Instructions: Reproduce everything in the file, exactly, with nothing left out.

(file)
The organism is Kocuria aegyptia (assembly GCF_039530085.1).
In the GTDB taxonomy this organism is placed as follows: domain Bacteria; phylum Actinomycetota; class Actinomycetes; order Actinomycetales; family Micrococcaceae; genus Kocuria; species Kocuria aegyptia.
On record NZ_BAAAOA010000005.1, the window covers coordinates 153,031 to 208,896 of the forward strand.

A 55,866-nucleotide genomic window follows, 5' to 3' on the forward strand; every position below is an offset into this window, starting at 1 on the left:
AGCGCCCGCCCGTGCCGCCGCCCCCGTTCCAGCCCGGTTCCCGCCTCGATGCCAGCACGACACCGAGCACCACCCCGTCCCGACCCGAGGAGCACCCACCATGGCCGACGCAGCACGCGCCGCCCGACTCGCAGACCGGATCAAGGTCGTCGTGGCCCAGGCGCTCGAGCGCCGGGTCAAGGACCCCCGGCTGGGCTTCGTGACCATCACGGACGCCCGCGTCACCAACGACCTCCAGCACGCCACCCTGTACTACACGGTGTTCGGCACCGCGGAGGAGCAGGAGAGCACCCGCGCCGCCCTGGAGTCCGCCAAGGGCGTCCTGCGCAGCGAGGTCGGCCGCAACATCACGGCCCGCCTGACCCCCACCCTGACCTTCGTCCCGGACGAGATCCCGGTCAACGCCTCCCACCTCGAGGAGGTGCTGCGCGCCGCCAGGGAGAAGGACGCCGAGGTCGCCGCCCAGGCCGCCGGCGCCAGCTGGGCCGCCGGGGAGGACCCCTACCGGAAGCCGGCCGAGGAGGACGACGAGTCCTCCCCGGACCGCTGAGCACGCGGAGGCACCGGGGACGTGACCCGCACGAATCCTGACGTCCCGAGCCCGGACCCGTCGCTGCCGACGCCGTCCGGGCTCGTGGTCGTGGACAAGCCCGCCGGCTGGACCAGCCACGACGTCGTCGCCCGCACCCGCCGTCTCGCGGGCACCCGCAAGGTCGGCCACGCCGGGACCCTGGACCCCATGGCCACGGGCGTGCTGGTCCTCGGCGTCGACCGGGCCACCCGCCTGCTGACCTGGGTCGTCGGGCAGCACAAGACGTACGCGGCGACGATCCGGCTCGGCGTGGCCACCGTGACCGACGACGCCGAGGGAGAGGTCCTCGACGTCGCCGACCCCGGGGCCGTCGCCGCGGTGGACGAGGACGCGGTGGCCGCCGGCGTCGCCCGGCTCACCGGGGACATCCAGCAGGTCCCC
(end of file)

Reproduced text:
The organism is Kocuria aegyptia (assembly GCF_039530085.1).
In the GTDB taxonomy this organism is placed as follows: domain Bacteria; phylum Actinomycetota; class Actinomycetes; order Actinomycetales; family Micrococcaceae; genus Kocuria; species Kocuria aegyptia.
On record NZ_BAAAOA010000005.1, the window covers coordinates 153,031 to 208,896 of the forward strand.

A 55,866-nucleotide genomic window follows, 5' to 3' on the forward strand; every position below is an offset into this window, starting at 1 on the left:
AGCGCCCGCCCGTGCCGCCGCCCCCGTTCCAGCCCGGTTCCCGCCTCGATGCCAGCACGACACCGAGCACCACCCCGTCCCGACCCGAGGAGCACCCACCATGGCCGACGCAGCACGCGCCGCCCGACTCGCAGACCGGATCAAGGTCGTCGTGGCCCAGGCGCTCGAGCGCCGGGTCAAGGACCCCCGGCTGGGCTTCGTGACCATCACGGACGCCCGCGTCACCAACGACCTCCAGCACGCCACCCTGTACTACACGGTGTTCGGCACCGCGGAGGAGCAGGAGAGCACCCGCGCCGCCCTGGAGTCCGCCAAGGGCGTCCTGCGCAGCGAGGTCGGCCGCAACATCACGGCCCGCCTGACCCCCACCCTGACCTTCGTCCCGGACGAGATCCCGGTCAACGCCTCCCACCTCGAGGAGGTGCTGCGCGCCGCCAGGGAGAAGGACGCCGAGGTCGCCGCCCAGGCCGCCGGCGCCAGCTGGGCCGCCGGGGAGGACCCCTACCGGAAGCCGGCCGAGGAGGACGACGAGTCCTCCCCGGACCGCTGAGCACGCGGAGGCACCGGGGACGTGACCCGCACGAATCCTGACGTCCCGAGCCCGGACCCGTCGCTGCCGACGCCGTCCGGGCTCGTGGTCGTGGACAAGCCCGCCGGCTGGACCAGCCACGACGTCGTCGCCCGCACCCGCCGTCTCGCGGGCACCCGCAAGGTCGGCCACGCCGGGACCCTGGACCCCATGGCCACGGGCGTGCTGGTCCTCGGCGTCGACCGGGCCACCCGCCTGCTGACCTGGGTCGTCGGGCAGCACAAGACGTACGCGGCGACGATCCGGCTCGGCGTGGCCACCGTGACCGACGACGCCGAGGGAGAGGTCCTCGACGTCGCCGACCCCGGGGCCGTCGCCGCGGTGGACGAGGACGCGGTGGCCGCCGGCGTCGCCCGGCTCACCGGGGACATCCAGCAGGTCCCC